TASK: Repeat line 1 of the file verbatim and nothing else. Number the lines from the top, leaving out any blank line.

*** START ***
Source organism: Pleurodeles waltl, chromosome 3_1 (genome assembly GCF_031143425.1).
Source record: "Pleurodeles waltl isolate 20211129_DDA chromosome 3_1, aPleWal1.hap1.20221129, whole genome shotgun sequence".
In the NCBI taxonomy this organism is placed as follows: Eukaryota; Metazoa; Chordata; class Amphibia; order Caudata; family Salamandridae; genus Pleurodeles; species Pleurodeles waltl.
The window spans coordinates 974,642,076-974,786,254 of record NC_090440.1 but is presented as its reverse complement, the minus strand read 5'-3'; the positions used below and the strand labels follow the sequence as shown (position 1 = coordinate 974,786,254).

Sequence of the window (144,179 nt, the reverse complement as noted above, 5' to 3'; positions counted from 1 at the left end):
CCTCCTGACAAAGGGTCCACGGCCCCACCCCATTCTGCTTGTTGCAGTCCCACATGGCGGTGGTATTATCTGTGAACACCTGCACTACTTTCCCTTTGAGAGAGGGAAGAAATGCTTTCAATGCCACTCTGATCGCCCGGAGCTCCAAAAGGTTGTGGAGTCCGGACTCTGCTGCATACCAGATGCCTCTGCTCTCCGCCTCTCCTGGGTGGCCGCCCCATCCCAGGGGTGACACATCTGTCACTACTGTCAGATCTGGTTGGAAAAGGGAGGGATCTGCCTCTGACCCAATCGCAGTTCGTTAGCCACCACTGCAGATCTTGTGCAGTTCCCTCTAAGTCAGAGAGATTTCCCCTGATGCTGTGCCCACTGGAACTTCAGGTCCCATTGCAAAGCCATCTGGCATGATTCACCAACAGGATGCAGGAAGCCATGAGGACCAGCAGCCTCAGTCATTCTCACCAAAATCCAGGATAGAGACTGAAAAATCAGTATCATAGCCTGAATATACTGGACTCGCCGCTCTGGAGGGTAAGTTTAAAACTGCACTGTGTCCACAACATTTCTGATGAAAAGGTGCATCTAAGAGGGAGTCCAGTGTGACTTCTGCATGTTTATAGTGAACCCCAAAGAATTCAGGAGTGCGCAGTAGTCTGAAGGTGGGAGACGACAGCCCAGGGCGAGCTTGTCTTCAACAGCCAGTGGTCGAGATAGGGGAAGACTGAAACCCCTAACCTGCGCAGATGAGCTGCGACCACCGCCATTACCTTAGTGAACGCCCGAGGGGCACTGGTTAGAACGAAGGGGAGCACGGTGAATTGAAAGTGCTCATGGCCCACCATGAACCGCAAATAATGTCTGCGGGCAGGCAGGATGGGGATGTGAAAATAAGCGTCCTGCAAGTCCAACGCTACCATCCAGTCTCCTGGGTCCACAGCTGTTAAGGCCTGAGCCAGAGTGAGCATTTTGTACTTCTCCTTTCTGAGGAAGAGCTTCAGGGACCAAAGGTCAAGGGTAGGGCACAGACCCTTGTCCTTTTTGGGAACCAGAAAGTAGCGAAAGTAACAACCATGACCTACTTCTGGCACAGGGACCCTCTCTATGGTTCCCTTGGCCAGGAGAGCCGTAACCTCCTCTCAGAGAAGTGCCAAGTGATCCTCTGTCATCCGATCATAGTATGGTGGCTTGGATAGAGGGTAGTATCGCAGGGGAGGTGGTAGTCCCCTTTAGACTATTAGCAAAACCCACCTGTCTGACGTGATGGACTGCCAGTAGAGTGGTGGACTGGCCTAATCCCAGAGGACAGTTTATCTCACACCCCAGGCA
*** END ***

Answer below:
Source organism: Pleurodeles waltl, chromosome 3_1 (genome assembly GCF_031143425.1).